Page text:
According to a recent article from Medscape, older patients being treated for Graves’ disease should not be deterred from thyroidectomies, as they result in low rates of hypoparathyroidism.
Graves’ disease is an autoimmune condition that results in an overactive thyroid. The immune system fights the thyroid, leading to an overproduction of thyroid hormone. If untreated, damage can occur to the heart, bones, and muscles. Issues may arise with fertility and the menstrual cycle, as well as with the eyes and skin.
Graves’ disease affects one of every 200 people in the United States, and it is the most common cause of hyperthyroidism. Those between the ages of 30 and 50 are at the highest risk of developing this condition, and females have a much higher chance of being affected as well.
- Fast, irregular heartbeat
- Diarrhea or frequent bowel movements
- Heat intolerance
- Muscle weakness
- Trembling hands
- Issues with sleeping
- Weight loss
- Retracted eyelids
- Bulging eyes
- Double vision
- Swelling around the eyes
A less common symptom of this disease is Graves’ dermopathy, which is when the skin on the sides of the shins thickens and turns red.
Carolyn Seib, MD, an assistant professor in the Department of Surgery, Stanford University School of Medicine, California, and her colleagues, conducted a study that resulted in a 2.3% rate of hypoparathyroidism after operations for Graves’ disease.
Other studies have found a 12.5% to 15% hypoparathyroidism rates, but studies from a few high-volume centers have come up with similar data to Seib’s.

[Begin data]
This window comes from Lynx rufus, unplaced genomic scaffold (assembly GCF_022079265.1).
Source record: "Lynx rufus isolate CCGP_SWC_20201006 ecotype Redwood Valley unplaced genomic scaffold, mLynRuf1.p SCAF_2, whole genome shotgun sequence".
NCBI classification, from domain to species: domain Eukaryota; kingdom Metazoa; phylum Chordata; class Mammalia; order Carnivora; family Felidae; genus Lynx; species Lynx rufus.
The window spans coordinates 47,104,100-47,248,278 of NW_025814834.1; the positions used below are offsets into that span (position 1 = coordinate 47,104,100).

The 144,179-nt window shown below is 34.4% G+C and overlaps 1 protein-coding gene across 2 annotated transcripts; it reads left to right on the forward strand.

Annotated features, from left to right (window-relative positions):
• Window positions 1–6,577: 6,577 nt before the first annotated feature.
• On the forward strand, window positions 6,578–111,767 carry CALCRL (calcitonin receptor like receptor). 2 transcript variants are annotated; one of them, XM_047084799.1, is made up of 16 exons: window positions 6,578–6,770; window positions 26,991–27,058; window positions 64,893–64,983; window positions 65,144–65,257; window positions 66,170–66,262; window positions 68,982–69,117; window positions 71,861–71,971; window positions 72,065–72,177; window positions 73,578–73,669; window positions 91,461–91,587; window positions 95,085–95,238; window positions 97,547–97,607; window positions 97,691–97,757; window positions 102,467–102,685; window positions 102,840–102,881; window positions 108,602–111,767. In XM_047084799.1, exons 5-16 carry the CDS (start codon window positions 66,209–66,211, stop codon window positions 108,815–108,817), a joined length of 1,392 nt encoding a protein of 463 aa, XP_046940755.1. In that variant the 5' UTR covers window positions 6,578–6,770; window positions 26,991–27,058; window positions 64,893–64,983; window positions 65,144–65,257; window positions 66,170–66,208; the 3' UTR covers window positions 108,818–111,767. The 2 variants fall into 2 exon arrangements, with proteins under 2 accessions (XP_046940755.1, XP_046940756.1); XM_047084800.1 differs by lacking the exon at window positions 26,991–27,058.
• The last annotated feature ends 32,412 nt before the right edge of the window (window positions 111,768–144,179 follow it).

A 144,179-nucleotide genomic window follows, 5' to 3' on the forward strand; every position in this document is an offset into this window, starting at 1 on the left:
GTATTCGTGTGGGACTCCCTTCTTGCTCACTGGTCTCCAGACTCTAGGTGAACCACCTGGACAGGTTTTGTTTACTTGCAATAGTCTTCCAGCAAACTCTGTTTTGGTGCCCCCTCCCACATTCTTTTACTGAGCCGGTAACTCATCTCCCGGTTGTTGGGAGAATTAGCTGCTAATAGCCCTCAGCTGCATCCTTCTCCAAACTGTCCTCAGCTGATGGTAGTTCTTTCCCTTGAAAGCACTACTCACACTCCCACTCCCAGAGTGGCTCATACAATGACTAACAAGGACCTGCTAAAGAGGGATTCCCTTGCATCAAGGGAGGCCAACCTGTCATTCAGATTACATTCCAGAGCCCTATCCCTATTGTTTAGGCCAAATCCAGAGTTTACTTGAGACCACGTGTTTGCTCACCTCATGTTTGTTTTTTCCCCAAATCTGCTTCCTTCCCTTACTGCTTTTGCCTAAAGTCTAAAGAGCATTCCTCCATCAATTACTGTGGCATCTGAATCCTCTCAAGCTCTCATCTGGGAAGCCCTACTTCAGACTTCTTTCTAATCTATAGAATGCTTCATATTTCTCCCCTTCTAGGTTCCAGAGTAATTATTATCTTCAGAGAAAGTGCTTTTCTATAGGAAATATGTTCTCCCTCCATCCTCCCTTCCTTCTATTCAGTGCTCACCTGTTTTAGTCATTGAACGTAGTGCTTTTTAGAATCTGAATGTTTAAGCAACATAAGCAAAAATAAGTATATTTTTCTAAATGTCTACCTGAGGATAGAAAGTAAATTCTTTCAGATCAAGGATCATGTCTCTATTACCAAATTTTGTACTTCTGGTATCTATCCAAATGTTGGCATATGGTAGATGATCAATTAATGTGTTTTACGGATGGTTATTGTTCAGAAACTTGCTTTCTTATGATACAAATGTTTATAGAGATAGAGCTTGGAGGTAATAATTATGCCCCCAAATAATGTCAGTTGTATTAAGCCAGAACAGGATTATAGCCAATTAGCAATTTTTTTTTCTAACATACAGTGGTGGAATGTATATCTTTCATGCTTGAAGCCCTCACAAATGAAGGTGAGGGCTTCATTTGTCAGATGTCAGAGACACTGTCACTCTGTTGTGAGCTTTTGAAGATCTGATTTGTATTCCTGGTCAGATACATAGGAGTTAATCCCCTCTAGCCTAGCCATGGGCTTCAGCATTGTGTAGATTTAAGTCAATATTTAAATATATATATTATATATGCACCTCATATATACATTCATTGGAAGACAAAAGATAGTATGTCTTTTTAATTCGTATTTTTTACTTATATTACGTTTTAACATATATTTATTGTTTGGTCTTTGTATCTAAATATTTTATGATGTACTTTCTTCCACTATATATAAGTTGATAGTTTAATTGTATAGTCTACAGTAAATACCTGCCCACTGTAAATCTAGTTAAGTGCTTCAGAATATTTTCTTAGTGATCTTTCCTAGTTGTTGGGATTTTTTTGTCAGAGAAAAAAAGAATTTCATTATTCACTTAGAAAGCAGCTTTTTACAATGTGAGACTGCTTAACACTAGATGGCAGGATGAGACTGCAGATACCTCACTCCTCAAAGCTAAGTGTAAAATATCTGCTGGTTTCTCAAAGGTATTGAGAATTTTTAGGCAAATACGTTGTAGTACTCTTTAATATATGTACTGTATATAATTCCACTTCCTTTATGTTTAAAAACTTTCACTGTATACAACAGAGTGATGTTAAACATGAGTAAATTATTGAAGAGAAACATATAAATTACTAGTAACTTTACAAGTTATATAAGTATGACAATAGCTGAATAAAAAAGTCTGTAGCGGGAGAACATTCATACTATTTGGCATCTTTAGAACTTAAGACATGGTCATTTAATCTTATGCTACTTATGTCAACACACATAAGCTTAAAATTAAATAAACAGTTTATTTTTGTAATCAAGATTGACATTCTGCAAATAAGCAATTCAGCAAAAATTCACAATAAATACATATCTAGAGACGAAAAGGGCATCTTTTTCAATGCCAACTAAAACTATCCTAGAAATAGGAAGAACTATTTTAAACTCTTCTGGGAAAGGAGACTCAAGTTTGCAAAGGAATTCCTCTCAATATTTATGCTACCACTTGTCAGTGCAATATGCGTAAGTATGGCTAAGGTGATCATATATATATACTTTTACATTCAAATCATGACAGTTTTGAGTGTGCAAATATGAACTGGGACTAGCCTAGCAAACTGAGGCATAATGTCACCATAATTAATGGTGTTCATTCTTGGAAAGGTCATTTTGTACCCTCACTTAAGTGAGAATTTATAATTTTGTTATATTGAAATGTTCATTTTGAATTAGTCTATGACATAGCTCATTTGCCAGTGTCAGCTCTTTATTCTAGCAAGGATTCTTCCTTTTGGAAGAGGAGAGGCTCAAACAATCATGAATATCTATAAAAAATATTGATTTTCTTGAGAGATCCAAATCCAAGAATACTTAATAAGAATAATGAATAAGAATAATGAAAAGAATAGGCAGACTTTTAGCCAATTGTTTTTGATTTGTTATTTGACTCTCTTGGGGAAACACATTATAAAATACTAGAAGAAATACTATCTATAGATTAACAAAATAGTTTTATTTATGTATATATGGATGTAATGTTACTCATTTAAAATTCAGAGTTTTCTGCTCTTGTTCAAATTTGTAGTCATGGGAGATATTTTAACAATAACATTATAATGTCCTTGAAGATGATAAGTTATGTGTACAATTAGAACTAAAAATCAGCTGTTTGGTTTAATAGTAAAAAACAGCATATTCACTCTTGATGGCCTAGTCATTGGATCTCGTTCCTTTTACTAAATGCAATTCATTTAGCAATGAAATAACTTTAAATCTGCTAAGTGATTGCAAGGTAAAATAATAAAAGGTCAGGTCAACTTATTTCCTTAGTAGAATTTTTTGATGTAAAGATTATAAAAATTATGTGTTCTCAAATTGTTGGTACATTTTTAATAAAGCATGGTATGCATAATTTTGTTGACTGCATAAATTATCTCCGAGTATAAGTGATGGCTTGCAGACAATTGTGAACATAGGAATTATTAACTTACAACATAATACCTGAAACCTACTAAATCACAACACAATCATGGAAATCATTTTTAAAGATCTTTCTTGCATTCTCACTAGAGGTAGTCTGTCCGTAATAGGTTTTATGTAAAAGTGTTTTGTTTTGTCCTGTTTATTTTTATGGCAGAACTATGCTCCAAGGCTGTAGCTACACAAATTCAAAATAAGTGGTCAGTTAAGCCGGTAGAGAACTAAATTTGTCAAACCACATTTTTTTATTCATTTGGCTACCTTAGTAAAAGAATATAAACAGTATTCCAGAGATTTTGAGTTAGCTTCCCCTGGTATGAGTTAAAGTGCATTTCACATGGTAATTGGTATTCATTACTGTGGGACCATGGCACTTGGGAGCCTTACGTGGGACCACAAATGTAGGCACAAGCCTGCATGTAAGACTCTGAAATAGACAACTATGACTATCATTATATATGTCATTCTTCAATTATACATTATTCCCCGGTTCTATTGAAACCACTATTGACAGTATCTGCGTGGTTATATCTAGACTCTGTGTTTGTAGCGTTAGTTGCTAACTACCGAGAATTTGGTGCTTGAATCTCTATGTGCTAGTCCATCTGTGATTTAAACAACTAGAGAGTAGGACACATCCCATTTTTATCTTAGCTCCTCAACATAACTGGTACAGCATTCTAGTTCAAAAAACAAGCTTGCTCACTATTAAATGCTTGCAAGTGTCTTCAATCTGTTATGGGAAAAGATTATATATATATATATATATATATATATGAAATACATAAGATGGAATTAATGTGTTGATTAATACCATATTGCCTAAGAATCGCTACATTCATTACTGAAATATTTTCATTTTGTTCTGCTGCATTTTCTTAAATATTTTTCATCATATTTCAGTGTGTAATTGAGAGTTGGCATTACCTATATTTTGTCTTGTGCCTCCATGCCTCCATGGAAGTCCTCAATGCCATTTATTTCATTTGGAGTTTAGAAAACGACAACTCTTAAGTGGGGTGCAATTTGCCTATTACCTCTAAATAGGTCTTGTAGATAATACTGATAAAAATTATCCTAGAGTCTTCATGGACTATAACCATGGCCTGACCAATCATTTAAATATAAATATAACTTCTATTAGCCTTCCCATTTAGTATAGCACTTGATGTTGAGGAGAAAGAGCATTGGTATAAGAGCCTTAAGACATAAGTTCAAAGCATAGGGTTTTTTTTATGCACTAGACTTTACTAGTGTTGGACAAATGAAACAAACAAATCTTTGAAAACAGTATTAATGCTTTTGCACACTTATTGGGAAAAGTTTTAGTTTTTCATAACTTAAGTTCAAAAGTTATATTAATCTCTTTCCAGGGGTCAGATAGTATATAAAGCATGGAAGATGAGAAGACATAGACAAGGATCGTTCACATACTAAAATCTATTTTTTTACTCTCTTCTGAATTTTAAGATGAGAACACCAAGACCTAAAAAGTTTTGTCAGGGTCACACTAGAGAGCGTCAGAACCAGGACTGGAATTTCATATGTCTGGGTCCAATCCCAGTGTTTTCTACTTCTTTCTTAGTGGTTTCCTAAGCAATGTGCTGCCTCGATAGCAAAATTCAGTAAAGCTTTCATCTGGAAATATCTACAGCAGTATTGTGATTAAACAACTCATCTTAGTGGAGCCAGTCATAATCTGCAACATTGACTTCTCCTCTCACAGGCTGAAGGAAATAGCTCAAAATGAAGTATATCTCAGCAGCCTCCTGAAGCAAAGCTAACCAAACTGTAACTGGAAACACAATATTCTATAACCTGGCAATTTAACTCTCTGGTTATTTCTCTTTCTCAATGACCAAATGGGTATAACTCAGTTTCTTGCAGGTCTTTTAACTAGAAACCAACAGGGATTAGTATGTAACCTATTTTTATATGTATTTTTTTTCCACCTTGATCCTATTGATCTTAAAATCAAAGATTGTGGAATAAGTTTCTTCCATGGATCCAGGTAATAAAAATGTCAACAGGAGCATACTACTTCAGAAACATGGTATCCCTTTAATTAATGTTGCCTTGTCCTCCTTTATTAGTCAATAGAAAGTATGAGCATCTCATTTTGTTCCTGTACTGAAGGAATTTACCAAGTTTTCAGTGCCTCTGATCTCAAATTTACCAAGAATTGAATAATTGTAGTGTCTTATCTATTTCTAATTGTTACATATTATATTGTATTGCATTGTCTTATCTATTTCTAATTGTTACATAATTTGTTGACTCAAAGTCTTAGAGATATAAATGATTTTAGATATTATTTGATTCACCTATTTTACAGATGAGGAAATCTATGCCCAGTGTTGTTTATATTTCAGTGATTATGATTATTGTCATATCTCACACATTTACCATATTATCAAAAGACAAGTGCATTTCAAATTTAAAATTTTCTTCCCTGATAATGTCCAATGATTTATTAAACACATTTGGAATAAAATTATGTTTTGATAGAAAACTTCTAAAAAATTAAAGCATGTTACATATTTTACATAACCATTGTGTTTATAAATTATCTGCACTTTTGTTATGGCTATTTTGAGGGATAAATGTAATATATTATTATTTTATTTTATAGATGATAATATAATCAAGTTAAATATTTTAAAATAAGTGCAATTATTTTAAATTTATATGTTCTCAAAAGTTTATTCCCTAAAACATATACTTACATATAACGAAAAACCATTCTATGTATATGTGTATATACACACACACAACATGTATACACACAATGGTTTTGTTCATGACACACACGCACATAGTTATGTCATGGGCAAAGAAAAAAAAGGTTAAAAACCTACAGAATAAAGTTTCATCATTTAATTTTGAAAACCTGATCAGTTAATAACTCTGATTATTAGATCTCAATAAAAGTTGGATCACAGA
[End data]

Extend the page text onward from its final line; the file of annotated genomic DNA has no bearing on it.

A lowered risk of hypoparathyroidism after a thyroidectomy is important data for patients with Graves’ disease. Often clinicians and patients are deterred from operative management for Graves’ disease because of the risk. However, with the risks presenting as lower, it can help patients and clinicians feel comfortable going with the best treatment option.
Total thyroidectomy is typically the preferred treatment for those with Graves’ disease due to its efficacy and its low rate of recurrence. There are other treatment options for older adults, including certain medications, that doctors will recommend.
“The risk of permanent hypoparathyroidism among older adults with Graves’ disease treated with thyroidectomy is low and, therefore, concerns about this complication should not deter clinicians and patients from seeking out operative management if it is the best treatment option for them,” said Carolyn Seib, MD.